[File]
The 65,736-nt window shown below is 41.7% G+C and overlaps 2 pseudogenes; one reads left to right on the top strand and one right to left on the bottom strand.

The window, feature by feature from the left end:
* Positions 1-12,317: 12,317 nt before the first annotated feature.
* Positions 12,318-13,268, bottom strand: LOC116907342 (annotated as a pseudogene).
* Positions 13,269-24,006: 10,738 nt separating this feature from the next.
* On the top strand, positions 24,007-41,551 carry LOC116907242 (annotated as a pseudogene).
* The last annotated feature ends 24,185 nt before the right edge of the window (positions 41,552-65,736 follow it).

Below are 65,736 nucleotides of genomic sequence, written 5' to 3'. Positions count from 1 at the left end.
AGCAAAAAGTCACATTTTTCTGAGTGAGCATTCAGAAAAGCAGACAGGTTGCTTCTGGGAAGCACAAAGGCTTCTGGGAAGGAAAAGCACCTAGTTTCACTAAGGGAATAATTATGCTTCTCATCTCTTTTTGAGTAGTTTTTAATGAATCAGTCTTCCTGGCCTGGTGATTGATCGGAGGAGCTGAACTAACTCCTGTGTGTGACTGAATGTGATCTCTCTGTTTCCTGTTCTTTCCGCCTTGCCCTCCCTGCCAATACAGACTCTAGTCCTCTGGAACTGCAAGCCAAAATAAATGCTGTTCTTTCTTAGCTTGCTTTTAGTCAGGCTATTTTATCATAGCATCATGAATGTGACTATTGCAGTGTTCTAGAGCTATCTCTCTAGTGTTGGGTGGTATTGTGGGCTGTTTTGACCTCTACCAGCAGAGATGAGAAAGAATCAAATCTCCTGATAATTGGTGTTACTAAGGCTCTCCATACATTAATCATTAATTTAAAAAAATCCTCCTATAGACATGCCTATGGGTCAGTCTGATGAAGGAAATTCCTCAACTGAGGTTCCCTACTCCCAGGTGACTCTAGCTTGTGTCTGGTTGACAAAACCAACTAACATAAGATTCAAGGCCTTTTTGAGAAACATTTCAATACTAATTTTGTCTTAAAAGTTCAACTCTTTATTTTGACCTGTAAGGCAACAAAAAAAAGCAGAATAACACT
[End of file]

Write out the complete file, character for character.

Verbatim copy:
The 65,736-nt window shown below is 41.7% G+C and overlaps 2 pseudogenes; one reads left to right on the top strand and one right to left on the bottom strand.

The window, feature by feature from the left end:
* Positions 1-12,317: 12,317 nt before the first annotated feature.
* Positions 12,318-13,268, bottom strand: LOC116907342 (annotated as a pseudogene).
* Positions 13,269-24,006: 10,738 nt separating this feature from the next.
* On the top strand, positions 24,007-41,551 carry LOC116907242 (annotated as a pseudogene).
* The last annotated feature ends 24,185 nt before the right edge of the window (positions 41,552-65,736 follow it).

Below are 65,736 nucleotides of genomic sequence, written 5' to 3'. Positions count from 1 at the left end.
AGCAAAAAGTCACATTTTTCTGAGTGAGCATTCAGAAAAGCAGACAGGTTGCTTCTGGGAAGCACAAAGGCTTCTGGGAAGGAAAAGCACCTAGTTTCACTAAGGGAATAATTATGCTTCTCATCTCTTTTTGAGTAGTTTTTAATGAATCAGTCTTCCTGGCCTGGTGATTGATCGGAGGAGCTGAACTAACTCCTGTGTGTGACTGAATGTGATCTCTCTGTTTCCTGTTCTTTCCGCCTTGCCCTCCCTGCCAATACAGACTCTAGTCCTCTGGAACTGCAAGCCAAAATAAATGCTGTTCTTTCTTAGCTTGCTTTTAGTCAGGCTATTTTATCATAGCATCATGAATGTGACTATTGCAGTGTTCTAGAGCTATCTCTCTAGTGTTGGGTGGTATTGTGGGCTGTTTTGACCTCTACCAGCAGAGATGAGAAAGAATCAAATCTCCTGATAATTGGTGTTACTAAGGCTCTCCATACATTAATCATTAATTTAAAAAAATCCTCCTATAGACATGCCTATGGGTCAGTCTGATGAAGGAAATTCCTCAACTGAGGTTCCCTACTCCCAGGTGACTCTAGCTTGTGTCTGGTTGACAAAACCAACTAACATAAGATTCAAGGCCTTTTTGAGAAACATTTCAATACTAATTTTGTCTTAAAAGTTCAACTCTTTATTTTGACCTGTAAGGCAACAAAAAAAAGCAGAATAACACT